It’s depressing that, after 40 years, we still need a robust defense of the goals of the sexual revolution, but it seems as if we do. In the intervening years, we seem to have forgotten that it was not all that long ago when women, but not men, paid a tremendous price for having sex while not married. […]
No matter what seems to have changed on the surface of gender relations, we are always forced to rely “on the mercy of the men around us,” explains Caitlin Flanagan, the current reigning poet of eternal feminine frailty.
It’s enough to make you wish that you lived in the 1970s, when Ms. Jong was in every bookstore window and sex was the new groovy thing. But the aftermath we are living through now is even more transformative for women. In the 1970s the sexual revolution was really mostly about sex. But now the sexual revolution has deepened into a more permanent kind of power for women. Young women in their sexual prime—that is, their 20s and early 30s—are generally better off than young men. They are better educated and earn more money on average. What made this possible is the sexual revolution—the ability to have temporary, intimate relationships that don’t derail a career. Or to put it more simply, to have sex without getting married.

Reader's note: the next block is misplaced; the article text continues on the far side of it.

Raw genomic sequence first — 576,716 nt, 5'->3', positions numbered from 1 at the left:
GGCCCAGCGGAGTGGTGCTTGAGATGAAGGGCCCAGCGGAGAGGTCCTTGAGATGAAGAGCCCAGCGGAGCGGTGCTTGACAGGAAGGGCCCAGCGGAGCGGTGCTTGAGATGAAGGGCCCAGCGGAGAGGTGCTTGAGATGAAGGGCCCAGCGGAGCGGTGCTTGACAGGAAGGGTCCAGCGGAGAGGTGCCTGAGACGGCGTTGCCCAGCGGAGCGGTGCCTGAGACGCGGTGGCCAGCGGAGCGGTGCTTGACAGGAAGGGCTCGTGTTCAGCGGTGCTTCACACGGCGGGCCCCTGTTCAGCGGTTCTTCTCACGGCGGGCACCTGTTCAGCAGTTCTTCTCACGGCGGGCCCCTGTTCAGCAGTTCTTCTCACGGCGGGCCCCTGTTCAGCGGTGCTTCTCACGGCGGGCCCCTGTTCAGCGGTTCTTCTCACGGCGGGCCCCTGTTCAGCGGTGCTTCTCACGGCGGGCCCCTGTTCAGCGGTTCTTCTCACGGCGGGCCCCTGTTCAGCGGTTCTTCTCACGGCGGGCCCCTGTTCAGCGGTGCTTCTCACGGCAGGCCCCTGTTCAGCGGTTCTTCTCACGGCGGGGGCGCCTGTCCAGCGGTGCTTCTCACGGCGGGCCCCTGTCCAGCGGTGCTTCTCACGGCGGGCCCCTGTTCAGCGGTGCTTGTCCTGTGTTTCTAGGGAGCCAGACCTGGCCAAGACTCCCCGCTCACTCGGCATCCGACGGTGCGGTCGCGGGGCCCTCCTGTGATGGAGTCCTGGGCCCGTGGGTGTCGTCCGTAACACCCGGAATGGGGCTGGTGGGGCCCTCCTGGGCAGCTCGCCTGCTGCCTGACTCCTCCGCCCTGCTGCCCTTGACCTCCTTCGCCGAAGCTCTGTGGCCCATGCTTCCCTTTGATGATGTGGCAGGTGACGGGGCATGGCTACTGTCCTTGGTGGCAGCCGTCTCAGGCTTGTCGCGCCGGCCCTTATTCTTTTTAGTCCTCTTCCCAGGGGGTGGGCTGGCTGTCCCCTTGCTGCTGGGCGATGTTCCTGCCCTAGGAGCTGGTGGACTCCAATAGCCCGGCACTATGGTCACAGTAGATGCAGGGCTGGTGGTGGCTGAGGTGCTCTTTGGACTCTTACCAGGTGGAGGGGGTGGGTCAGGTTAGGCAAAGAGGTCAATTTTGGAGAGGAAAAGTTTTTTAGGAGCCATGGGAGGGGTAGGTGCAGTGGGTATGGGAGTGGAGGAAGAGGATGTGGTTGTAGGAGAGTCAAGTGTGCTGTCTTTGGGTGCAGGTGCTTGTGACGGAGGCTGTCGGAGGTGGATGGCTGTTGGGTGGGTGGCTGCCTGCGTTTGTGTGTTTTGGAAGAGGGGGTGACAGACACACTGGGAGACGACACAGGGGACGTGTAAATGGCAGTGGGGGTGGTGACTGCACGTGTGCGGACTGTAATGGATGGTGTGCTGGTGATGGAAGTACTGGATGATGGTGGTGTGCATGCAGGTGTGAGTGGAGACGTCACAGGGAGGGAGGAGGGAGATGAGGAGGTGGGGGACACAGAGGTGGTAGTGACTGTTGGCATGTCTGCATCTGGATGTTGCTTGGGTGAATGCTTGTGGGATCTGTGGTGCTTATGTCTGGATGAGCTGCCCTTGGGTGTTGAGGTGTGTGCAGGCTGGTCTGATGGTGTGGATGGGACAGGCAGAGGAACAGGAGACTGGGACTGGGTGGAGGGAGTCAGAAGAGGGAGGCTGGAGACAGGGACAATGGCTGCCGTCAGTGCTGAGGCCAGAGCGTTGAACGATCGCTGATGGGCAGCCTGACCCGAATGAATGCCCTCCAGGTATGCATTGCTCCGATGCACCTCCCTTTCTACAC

“Sexual Freedom and Women’s Success”